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April 1, 2005 -- Mark Satin, Editor
the rigidly polarized
by John Avlon
“The center cannot hold, “ the poet William Butler Yeats once famously wrote. “The best lack all conviction, while the worst are full of passionate intensity."
But a surprising collection of voices feels increasingly compelled to speak out against that.
At a dinner in Manhattan
For example, at a dinner hosted by Hunter College in Manhattan last week, I heard former Democratic presidential candidate Richard Gephardt and former Republican EPA director Christine Todd Whitman extol the virtues of centrism.
Mr. Gephardt argued that the Democratic Party ought to reassert the strong foreign policy and pro-military tradition associated with Harry Truman. Ms. Whitman built upon her recent book It's My Party Too by defending the vision of a big-tent Republican Party she sees as under assault by social conservatives.
Hearing these two divergent voices agree about the need for centrism was refreshing. I was even more surprised when Richard Gilder, Chairman of the Club for Growth, stood up at the dinner and personally expressed a desire to see the Republican Party move closer to the center on issues such as the environment. (The Club for Growth has been attacking Republicans it sees as weak on the issues of taxes and spending, and challenging them in the primaries.)
I called Mr. Gilder later to get him to expand upon these unexpected remarks.
He made no bones about the core purpose of the Club for Growth but offered a more expansive vision. "The Club will always stay on the right as far as the issues we care about -- tax cutting and smaller government," he said. “But my own personal feeling is that growth means being open to ideas about immigration and the environment, issues on which many Republicans are divided."
On the environment, for example, "We are working with Environmental Defense on the issue of crop subsidy, which is Big Government, and is unfair. It is an example of where we can find common cause with the environmental folks."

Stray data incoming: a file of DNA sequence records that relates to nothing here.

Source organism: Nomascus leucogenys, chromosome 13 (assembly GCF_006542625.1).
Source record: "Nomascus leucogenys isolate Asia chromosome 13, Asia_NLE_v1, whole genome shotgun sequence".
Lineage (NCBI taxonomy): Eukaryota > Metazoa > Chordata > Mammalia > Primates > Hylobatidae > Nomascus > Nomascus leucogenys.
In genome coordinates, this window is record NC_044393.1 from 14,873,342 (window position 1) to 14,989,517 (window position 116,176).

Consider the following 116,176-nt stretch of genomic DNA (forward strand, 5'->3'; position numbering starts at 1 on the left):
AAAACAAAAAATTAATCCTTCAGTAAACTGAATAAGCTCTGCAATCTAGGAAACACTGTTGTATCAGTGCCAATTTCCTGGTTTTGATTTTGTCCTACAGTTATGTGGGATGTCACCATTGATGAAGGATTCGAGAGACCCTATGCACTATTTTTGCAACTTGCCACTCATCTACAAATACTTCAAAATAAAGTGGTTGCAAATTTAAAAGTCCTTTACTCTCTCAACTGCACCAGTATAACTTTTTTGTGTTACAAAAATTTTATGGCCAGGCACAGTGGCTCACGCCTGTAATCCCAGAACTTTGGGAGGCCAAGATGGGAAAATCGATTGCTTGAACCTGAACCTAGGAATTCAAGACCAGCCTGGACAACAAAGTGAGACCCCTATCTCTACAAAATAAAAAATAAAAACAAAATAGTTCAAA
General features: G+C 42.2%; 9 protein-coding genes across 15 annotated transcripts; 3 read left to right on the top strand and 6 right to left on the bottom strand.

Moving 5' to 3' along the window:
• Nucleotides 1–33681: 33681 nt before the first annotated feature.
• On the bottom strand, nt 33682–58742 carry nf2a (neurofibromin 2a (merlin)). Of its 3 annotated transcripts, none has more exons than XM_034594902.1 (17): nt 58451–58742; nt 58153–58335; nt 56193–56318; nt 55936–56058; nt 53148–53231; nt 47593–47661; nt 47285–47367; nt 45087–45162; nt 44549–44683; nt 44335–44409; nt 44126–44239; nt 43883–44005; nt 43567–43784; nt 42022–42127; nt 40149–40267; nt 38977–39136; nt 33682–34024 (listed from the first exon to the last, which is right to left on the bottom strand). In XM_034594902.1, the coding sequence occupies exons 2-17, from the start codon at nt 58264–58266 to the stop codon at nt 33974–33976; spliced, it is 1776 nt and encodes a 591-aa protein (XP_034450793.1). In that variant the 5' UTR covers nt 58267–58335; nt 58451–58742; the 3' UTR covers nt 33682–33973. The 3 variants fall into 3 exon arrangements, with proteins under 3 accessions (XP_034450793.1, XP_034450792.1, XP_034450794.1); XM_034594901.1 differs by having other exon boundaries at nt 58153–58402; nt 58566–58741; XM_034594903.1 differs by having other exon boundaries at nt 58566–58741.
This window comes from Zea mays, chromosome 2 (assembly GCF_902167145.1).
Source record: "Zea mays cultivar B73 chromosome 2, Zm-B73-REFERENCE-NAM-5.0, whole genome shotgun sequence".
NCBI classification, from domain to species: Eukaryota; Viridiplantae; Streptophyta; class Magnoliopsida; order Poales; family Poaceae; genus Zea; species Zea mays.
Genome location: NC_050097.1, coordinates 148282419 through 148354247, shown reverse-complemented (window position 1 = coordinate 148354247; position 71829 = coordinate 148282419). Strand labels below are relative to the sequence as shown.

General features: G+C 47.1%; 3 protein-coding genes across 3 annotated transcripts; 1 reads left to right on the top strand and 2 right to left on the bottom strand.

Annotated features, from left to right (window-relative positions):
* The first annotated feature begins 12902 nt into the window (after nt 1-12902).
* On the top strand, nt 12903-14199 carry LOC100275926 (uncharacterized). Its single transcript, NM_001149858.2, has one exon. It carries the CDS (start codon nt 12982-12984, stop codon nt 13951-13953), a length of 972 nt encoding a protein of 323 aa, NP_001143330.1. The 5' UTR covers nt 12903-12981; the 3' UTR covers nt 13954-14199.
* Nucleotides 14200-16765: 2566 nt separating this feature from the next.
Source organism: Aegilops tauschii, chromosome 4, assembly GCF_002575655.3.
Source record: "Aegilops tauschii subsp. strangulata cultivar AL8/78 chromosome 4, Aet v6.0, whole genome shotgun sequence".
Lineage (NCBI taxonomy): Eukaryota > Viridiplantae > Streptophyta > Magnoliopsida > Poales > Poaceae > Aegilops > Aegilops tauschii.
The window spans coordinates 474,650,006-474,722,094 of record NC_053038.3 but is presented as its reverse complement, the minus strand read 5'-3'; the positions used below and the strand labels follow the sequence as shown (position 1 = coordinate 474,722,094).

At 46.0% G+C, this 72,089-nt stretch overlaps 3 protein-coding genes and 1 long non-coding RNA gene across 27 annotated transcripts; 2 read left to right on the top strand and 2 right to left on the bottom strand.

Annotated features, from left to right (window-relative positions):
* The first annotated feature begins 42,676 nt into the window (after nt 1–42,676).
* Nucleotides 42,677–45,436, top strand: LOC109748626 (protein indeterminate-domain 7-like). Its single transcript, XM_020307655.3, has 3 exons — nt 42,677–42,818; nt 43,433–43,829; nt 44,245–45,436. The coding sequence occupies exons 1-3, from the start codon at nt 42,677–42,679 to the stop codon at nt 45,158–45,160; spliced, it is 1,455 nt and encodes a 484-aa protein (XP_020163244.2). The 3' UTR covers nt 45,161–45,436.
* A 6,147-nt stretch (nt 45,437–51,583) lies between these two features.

On immigration, Mr. Gilder offered a similarly depolarizing message: "We know that immigrants are good for our long-term economy. The issue is how you strike a balance against illegal immigration, which is wrong."
Grounds for hope within the GOP
Mr. Gilder's comments suggest that room exists within the GOP for political growth. "The exciting guys in the party are on the coasts,” he says, “Arnold and Rudy. . . . These are Centrist Republicans. They have been good on taxes. And while we do not take a position on social agenda, we are perfectly happy with their approach. Issues like school choice and cutting taxes, stronger defense, smaller government, that is the future."
These remarks even suggest an opportunity for common ground between the frequently warring wings of the Republican Party.
For example, the moderate Republican Main Street Partnership usually sees itself at odds with Mr. Gilder’s Club for Growth. At least six primary races in the last election cycle pitted a Club for Growth-backed Republican primary challenger against a moderate Republican incumbent.
When I reported Mr. Gilder’s comments to Sarah Chamberlain Resnick, the Main Street Partnership's executive director, she replied, "I'm pleased that Dick Gilder recognizes the need for the Republican Party to take centrist positions on issues like the environment and immigration. . . .
“While we have had our differences in the past, recognition that centrist candidates often have strong records on fiscal issues -- and an end to divisive primaries -- might achieve more fiscal restraint in Congress."
Of course, these comments stop far short of an intra-party cease-fire. But they do offer some evidence of a counter-cyclical trend away from the ideological extremism.
Grounds for hope among Democrats
Among Democrats, party faithful have yet to come up with a coherent analysis of their most recent electoral defeat.
Liberal activists have been quick to blame centrist organizations such as the Democratic Leadership Council for diluting the difference between the parties. But many Democrats appear to feel differently, and a surprising number of new centrist party think-tanks have been formed in the wake of the Clinton administration. Among the most prominent are Center for American Progress, New Democrat Network, and The Third Way.
A co-founder of The Third Way, Jim Kessler, rejects the left-wing attack on party centrists. He says, “It is faulty analysis at best and self-deception at worst.”
At the same time, Mr. Kessler rejects the notion that the goal of centrists is to dilute the difference between the parties. He sees centrism as fresh and creative.
“The challenge of being centrist,” he says, “is not to be a split-the-difference ideology but to be a dynamic movement that develops new reform solutions."
Against the prevailing hyper-partisan winds, centrist voices and organizations persist and are growing stronger.
It is increasingly likely that, by 2008, the center of American politics will reassert itself as the center of gravity for both parties. Both the Republican and Democratic parties will discover that they strengthen themselves when they show room for intellectual and ideological growth.
For the moderate majority of Americans, the centrist trend offers some hope -- against much evidence -- that the poet Yeats was wrong. The center can hold.
It might even prevail.
John Avlon, b. 1973, worked on Bill Clinton's re-election campaign, then was Mayor Giuliani's chief speechwriter from 1997-2001. He is the author of Independent Nation (Crown / Random House, pbk. 2005).
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